8. Choose social studies for one or two years that helps your teen understand himself/herself (without overwhelming them with a difficult course). 7Sisters Introduction to Psychology and also Human Development are great courses that cover a social science/social studies credit in a gentle, interesting, encouraging way. Both courses help a teen understand themselves (and God’s love for them).
  9. Keep a master portfolio to record the richness of your teen’s experiences along with your transcript.
  10. Pray and teach your teen to pray. (You’d be surprised how many Christian teens don’t pray. Here’s a link to 7Sisters light-hearted, interactive prayer journals.)

 

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Homeschooling Teens with Mental Illness

Vicki Tillman

Blogger, curriculum developer at 7SistersHomeschool.com, counselor, life and career coach, SYMBIS guide, speaker, prayer person. 20+year veteran homeschool mom.

12 Replies to “Homeschooling Teens with Mental Illness”

    • Good questions, Leanna. That’s what our Psychology course is all about. With a good foundation in from Psych you can add more in-depth studies to level up for a more powerful credit or to develop specific mental health interests.

  1. We homeschool, and my 13, soon to be 14 year old daughter is suffering from severe depression. Due to years of dealing with an increasing depression combined with dyscalculia, she is a couple grades below level in math, plus she adamantly refuses to write at all. We’ve tried online curriculums combined with” life activities”(baking,working with herbs) along with science kits, library programs, etc. However, as I mentioned, her depression continues to worsen. She refuses to bathe, she refuses therapy or counseling,she leaves the house ONLY when there’s absolutely no choice, and that is very reluctantly. She’s 50+pounds overweight, and would like to lose weight, but can’t change her very emotionally- driven eating habits, so her physical health is suffering as a result of that also. I’m writing because, even though we follow a very loose unschooling way of life, I feel that she doesn’t really do as much learning as she could. What do I do in a case like this?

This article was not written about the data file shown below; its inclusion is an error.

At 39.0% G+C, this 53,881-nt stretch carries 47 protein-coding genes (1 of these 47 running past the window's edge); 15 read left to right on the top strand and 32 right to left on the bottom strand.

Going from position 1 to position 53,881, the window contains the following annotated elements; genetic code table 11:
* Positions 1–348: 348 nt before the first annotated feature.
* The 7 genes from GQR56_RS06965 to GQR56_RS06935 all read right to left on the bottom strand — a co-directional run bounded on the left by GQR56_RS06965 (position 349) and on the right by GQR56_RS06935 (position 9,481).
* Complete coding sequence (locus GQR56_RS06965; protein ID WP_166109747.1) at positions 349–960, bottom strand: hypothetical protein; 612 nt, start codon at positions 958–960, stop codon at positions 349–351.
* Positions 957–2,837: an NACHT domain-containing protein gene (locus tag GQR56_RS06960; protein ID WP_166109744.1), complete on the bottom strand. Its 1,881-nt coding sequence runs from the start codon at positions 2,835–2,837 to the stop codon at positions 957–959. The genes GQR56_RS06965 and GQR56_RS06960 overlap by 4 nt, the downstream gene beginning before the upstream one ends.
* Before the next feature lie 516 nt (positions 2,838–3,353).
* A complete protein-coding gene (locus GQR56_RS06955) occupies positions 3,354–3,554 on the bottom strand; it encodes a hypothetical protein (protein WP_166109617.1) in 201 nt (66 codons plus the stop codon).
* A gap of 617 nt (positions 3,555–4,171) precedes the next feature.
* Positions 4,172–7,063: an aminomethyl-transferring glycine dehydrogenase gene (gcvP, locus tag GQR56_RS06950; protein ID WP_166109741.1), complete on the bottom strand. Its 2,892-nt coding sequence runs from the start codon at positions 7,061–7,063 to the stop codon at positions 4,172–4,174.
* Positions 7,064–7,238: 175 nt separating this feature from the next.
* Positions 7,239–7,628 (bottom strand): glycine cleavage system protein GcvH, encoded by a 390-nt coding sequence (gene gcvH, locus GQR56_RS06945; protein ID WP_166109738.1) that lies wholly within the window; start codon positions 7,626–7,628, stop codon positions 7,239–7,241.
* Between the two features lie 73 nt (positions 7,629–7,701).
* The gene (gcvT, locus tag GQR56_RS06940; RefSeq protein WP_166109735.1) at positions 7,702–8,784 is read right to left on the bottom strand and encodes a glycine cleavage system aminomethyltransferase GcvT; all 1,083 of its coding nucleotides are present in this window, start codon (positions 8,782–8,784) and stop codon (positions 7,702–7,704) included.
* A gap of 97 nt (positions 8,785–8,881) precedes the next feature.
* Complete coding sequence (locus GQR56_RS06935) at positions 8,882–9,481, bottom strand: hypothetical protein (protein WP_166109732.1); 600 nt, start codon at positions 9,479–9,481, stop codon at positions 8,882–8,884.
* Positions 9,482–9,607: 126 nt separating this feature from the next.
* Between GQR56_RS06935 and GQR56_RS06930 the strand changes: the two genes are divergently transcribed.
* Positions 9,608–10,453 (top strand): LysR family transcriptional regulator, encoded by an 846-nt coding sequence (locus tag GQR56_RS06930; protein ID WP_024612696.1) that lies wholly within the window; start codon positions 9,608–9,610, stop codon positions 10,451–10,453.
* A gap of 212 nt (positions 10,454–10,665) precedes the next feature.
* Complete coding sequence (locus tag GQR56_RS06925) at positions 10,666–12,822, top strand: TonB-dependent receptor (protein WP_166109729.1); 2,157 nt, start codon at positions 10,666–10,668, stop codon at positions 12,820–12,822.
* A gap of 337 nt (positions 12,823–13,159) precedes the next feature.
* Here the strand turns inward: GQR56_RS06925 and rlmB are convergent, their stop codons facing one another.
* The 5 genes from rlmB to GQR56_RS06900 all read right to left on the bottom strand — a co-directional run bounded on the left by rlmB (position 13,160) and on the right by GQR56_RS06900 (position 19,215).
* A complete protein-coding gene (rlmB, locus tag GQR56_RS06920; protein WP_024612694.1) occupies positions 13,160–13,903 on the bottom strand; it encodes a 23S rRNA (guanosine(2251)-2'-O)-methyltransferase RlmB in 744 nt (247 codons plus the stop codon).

• Of course, we can’t give therapeutic advice here. But we can make a suggestion: Make sure you are working with your family physician. Also, sometimes moms need to be in therapy to give them a boost of support when dealing with a family member’s mental illness. (It’s one of the healthiest things I’ve seen moms do.)

  2. Hello, my 13 yo teen is withdrawn and angry acting towards me much of the time. Social media is her life. She says she hates homeschooling, and I can’t get her to talk to me about anything. I want to get her into counseling to figure out what is going on. How do I find a counselor that will support my homeschooling and help my daughter cope with whatever is causing her distress? I feel like I’m loosing my little girl.

    • Worried Mom, I’m glad you notice and care. Any good counselor does not judge about educational lifestyles anymore than they can judge other lifestyles. However, you might find who you need at American Association of Christian Counselors

      Also, you might find some extra encouragement for yourself in a wonderful little book by Dr. Ross Campbell: How to Really Love Your Teen.

      I will keep you and your daughters in my prayers.

    • If your daughter does not support homeschooling, you should talk to her about why, and try to work from there. Don’t pressure her into things she may not be comfortable with.

  3. There are some great, concrete ideas here, and as always delivered with gentle compassion. Thank you!

    We found homeschooling to be just the stress reliever we needed to cope with our son’s issues. Not a perfect or complete solution, but it gave us breathing space to pursue real healing. We stepped off the hamster wheel of trying to fit into a traditional classroom so he could use his internal resources for something beyond day to day survival.

    It also gave me opportunities to encourage him and help him understand what was going on so he could cope in healthy ways.

    There are several ideas here I never considered, and I think they would have helped even more!

    • Thanks, Lisa. I agree with you that homeschooling can give the space for more healing rather than spend all the young person’s resources on the “hamster wheel” of regular school situations.